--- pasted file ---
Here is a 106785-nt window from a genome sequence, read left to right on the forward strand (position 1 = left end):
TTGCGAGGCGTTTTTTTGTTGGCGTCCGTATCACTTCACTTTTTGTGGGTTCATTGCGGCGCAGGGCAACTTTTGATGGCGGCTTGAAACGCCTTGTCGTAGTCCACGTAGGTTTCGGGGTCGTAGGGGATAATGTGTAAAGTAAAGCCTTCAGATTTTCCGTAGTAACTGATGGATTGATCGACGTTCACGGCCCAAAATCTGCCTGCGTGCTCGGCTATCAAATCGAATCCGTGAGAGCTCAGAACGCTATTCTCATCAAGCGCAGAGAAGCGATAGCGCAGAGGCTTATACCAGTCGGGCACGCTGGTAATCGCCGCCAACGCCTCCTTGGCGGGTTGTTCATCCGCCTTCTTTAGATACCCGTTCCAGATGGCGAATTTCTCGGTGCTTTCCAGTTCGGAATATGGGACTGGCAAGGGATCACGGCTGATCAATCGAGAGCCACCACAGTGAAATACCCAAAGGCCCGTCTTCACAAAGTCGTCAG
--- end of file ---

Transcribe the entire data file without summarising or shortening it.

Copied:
Here is a 106785-nt window from a genome sequence, read left to right on the forward strand (position 1 = left end):
TTGCGAGGCGTTTTTTTGTTGGCGTCCGTATCACTTCACTTTTTGTGGGTTCATTGCGGCGCAGGGCAACTTTTGATGGCGGCTTGAAACGCCTTGTCGTAGTCCACGTAGGTTTCGGGGTCGTAGGGGATAATGTGTAAAGTAAAGCCTTCAGATTTTCCGTAGTAACTGATGGATTGATCGACGTTCACGGCCCAAAATCTGCCTGCGTGCTCGGCTATCAAATCGAATCCGTGAGAGCTCAGAACGCTATTCTCATCAAGCGCAGAGAAGCGATAGCGCAGAGGCTTATACCAGTCGGGCACGCTGGTAATCGCCGCCAACGCCTCCTTGGCGGGTTGTTCATCCGCCTTCTTTAGATACCCGTTCCAGATGGCGAATTTCTCGGTGCTTTCCAGTTCGGAATATGGGACTGGCAAGGGATCACGGCTGATCAATCGAGAGCCACCACAGTGAAATACCCAAAGGCCCGTCTTCACAAAGTCGTCAG